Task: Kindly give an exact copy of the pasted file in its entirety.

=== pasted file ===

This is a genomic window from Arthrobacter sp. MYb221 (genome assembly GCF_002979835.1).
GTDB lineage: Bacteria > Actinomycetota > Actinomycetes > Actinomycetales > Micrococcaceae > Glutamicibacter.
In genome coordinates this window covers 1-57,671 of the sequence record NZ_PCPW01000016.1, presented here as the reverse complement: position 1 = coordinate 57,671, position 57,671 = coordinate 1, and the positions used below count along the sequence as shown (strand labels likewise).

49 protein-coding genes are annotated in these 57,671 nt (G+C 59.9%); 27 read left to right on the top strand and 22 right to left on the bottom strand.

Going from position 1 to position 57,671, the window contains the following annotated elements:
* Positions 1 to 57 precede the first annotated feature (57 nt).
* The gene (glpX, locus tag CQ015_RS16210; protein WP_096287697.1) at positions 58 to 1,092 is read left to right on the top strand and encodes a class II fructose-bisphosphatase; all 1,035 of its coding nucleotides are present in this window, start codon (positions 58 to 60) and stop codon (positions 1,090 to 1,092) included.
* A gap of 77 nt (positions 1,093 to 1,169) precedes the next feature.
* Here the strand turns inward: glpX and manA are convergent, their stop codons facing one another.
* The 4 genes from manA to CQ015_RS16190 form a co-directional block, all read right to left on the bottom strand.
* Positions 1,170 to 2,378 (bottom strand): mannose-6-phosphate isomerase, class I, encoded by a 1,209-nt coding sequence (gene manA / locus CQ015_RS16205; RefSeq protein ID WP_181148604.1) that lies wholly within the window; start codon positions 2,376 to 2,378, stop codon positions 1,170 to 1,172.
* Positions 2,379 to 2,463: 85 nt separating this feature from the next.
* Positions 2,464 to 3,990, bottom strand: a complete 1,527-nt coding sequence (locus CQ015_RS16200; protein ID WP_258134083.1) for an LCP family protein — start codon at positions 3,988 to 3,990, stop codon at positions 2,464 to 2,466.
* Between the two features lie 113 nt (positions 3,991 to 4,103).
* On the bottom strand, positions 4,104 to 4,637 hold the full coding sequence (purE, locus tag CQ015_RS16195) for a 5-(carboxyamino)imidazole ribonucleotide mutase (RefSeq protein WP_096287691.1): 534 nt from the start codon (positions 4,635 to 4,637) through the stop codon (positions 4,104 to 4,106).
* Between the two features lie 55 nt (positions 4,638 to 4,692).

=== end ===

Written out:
This is a genomic window from Arthrobacter sp. MYb221 (genome assembly GCF_002979835.1).
GTDB lineage: Bacteria > Actinomycetota > Actinomycetes > Actinomycetales > Micrococcaceae > Glutamicibacter.
In genome coordinates this window covers 1-57,671 of the sequence record NZ_PCPW01000016.1, presented here as the reverse complement: position 1 = coordinate 57,671, position 57,671 = coordinate 1, and the positions used below count along the sequence as shown (strand labels likewise).

49 protein-coding genes are annotated in these 57,671 nt (G+C 59.9%); 27 read left to right on the top strand and 22 right to left on the bottom strand.

Going from position 1 to position 57,671, the window contains the following annotated elements:
* Positions 1 to 57 precede the first annotated feature (57 nt).
* The gene (glpX, locus tag CQ015_RS16210; protein WP_096287697.1) at positions 58 to 1,092 is read left to right on the top strand and encodes a class II fructose-bisphosphatase; all 1,035 of its coding nucleotides are present in this window, start codon (positions 58 to 60) and stop codon (positions 1,090 to 1,092) included.
* A gap of 77 nt (positions 1,093 to 1,169) precedes the next feature.
* Here the strand turns inward: glpX and manA are convergent, their stop codons facing one another.
* The 4 genes from manA to CQ015_RS16190 form a co-directional block, all read right to left on the bottom strand.
* Positions 1,170 to 2,378 (bottom strand): mannose-6-phosphate isomerase, class I, encoded by a 1,209-nt coding sequence (gene manA / locus CQ015_RS16205; RefSeq protein ID WP_181148604.1) that lies wholly within the window; start codon positions 2,376 to 2,378, stop codon positions 1,170 to 1,172.
* Positions 2,379 to 2,463: 85 nt separating this feature from the next.
* Positions 2,464 to 3,990, bottom strand: a complete 1,527-nt coding sequence (locus CQ015_RS16200; protein ID WP_258134083.1) for an LCP family protein — start codon at positions 3,988 to 3,990, stop codon at positions 2,464 to 2,466.
* Between the two features lie 113 nt (positions 3,991 to 4,103).
* On the bottom strand, positions 4,104 to 4,637 hold the full coding sequence (purE, locus tag CQ015_RS16195) for a 5-(carboxyamino)imidazole ribonucleotide mutase (RefSeq protein WP_096287691.1): 534 nt from the start codon (positions 4,635 to 4,637) through the stop codon (positions 4,104 to 4,106).
* Between the two features lie 55 nt (positions 4,638 to 4,692).